Thursday, March 05, 2009

State Transgender Nondiscrimination Bill Working Through Committees

The state of Maryland is inching toward implementation of a statewide gender-identity nondiscrimination law. House bill 474 has 68 co-sponsors and needs 71 votes to pass. Senate bill 566 has 14 co-sponsors and will need 24 votes.

Yesterday the Senate Judicial Proceedings Committee listened to testimony on the bill. I wasn't there but received a report on the hearing. The Citizens for Responsible Whatever were out in full force. Ruth Jacobs carried a bouquet of roses for the poor women and children who will suffer if discrimination against transgender individuals is prohibited. I am told that Peter Sprigg testified that discrimination is a good thing, except for racial discrimination. Someone testified that they saw a man in a ladies room in Tyson's Corner once in 2001 and have been afraid to go into a public restroom ever since. I don't think there was any explanation about how that relates to gender identity discrimination.

Oh, hey, I want to look into this. Last year a man in a dress went into the ladies shower-room at the Rio Sport and Health Club in Gaithersburg. A Citizens for Responsible Government officer happened to be there and called the news media. Channel Seven responded. The shower-nuts are now saying that the gym lost eighty customers over this incident. That sounds like a lot to me. Why would somebody quit the gym over that? Would it be because they're afraid it will happen again? A guy in a dress ran in the front door, ran into the ladies locker-room, turned around and left again -- and eighty people quit. I don't get that. How would eighty people even know it happened?

Fourteen people presented personal experiences of discrimination to the committee.

A couple of interesting things. The Maryland Retailers Association had worked with legislators to craft wording regarding restrooms and shower-rooms, and now is willing to support the bill. The wording gives proprietors the right to control access to their public restrooms. They can refuse to let anyone they find unacceptable use the restroom but if they deny access they may have to give a good reason in a hearing. They are also required to make a reasonable effort to provide accommodations that ensure the privacy of transgender individuals. A curtain might do it.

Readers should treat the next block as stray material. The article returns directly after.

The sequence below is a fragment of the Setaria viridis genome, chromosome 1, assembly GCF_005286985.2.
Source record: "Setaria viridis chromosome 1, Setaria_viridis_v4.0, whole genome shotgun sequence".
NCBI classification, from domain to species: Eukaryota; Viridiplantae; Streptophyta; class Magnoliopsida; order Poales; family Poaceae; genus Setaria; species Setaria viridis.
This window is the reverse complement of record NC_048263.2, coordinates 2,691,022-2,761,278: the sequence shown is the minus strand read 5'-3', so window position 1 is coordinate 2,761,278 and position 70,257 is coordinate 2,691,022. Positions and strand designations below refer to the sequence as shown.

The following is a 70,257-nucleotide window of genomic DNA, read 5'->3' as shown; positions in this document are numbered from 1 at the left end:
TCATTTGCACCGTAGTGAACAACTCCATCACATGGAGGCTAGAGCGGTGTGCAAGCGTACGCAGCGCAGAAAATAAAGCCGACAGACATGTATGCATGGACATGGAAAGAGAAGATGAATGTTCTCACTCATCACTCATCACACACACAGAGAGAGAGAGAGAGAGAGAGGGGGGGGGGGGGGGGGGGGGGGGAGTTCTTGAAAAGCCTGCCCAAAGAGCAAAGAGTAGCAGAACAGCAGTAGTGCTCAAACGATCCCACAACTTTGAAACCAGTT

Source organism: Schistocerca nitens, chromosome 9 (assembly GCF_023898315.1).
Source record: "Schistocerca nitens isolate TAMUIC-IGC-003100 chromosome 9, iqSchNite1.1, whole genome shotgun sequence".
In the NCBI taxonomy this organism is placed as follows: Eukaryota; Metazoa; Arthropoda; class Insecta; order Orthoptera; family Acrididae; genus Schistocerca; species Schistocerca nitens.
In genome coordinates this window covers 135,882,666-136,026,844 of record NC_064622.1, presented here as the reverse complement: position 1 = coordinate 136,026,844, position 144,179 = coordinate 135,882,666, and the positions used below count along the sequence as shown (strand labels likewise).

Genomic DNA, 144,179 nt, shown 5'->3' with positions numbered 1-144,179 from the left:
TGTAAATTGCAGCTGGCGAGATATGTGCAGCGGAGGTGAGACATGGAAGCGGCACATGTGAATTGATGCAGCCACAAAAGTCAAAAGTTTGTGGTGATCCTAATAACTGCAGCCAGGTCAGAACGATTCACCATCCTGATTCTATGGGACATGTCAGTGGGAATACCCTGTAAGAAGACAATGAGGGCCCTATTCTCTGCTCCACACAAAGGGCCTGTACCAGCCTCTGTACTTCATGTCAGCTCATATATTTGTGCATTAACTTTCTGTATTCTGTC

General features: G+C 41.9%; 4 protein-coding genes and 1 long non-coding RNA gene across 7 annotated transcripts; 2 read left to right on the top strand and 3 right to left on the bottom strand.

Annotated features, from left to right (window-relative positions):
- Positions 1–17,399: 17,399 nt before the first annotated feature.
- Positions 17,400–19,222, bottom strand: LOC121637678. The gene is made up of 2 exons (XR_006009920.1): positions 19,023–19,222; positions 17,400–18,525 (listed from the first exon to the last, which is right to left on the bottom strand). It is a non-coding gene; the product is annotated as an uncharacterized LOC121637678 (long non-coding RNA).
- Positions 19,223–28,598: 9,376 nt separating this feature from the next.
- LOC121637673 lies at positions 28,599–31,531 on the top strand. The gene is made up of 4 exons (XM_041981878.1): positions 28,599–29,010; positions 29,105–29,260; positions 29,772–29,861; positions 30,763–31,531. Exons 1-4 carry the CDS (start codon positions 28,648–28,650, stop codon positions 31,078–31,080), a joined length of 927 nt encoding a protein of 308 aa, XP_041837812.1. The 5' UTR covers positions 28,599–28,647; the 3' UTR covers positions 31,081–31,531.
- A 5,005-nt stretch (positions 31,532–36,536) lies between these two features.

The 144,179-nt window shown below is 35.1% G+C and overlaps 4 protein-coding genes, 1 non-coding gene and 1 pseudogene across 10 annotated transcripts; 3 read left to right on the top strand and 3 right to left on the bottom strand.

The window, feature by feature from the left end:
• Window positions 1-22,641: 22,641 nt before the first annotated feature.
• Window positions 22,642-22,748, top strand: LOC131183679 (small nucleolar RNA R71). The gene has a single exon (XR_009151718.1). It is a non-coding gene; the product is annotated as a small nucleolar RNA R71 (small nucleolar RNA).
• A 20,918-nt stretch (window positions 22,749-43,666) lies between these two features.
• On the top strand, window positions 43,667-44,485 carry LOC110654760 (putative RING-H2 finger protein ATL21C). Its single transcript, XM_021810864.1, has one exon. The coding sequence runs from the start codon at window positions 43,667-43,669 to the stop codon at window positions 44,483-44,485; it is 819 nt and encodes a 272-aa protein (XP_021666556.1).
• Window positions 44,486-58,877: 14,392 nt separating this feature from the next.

Also, Governor Martin O'Malley has submitted a letter supporting the bill and is expected to campaign in support of it if majorities are in question.

The bill is working its way through committees now, and will probably be out of committee by the thirteenth. It will go for a vote on the floor sometime in the next four weeks, the date is not set yet and is susceptible to the usual dynamics of scheduling.

13 Comments:

Anonymous Robert said...

No one's commented on this thread. For myself, my thoughts are with the hopes and prayers of my transgender brothers and sisters in Maryland, and all our aspirations for their equality.

rrjr

March 06, 2009 8:31 PM  
Anonymous Anonymous said...

shut up, Robert

March 07, 2009 12:36 AM  
Anonymous Aunt Bea said...

Drinking again last night, Anon?

I'm with Robert and with Martin Luther King Jr., who warned us:

When our days become dreary with low-hovering clouds of despair, and when our nights become darker than a thousand midnights, let us remember that there is a creative force in this universe, working to pull down the gigantic mountains of evil, a power that is able to make a way out of no way and transform dark yesterdays into bright tomorrows. Let us realize the arc of the moral universe is long but it bends toward justice.

I'm proud to live in the great state of Maryland where this gender identity anti-discrimination bill is being considered by the State House in Annapolis. One of the reasons that arc of the moral universe takes so long to bring justice for all people is because:

Men often hate each other because they fear each other; they fear each other because they don't know each other; they don't know each other because they can not communicate; they can not communicate because they are separated.

Dana has offered numerous times to sit down with CRWhatever leaders so they might get to know each other and communicate with each other, but they have steadfastly refused her kind offers.

And now we have Anon's sad commentary from late last night, like the countless nameless Anons who can only sit alone at their computers and hurl their hatred at everyone who is not just exactly like them. How pathetic.

March 07, 2009 8:30 AM  
Anonymous Anonymous said...

This comment has been removed by a blog administrator.

March 07, 2009 11:53 AM  
Blogger JimK said...

Anon, if all you can say is "shut up" then you are not welcome here.

JimK

March 07, 2009 12:37 PM  
Anonymous Anonymous said...

This comment has been removed by a blog administrator.

March 07, 2009 1:26 PM  
Blogger BlackTsunami said...

It's like I said before, my city of Columbia, SC passed a transgender inclusive non-discrimination ordinance over a year ago and we have not had any problems of men invading women's restrooms and locker rooms. I hope your bill passes.

March 07, 2009 9:32 PM  
Anonymous Anonymous said...

down in Columbia, transgenders don't make a spectacle of themselves

it's DADT, which works out best for everyone

March 08, 2009 12:18 AM  
Anonymous svelte_brunette said...

Anon complained:

“down in Columbia, transgenders don't make a spectacle of themselves
it's DADT, which works out best for everyone”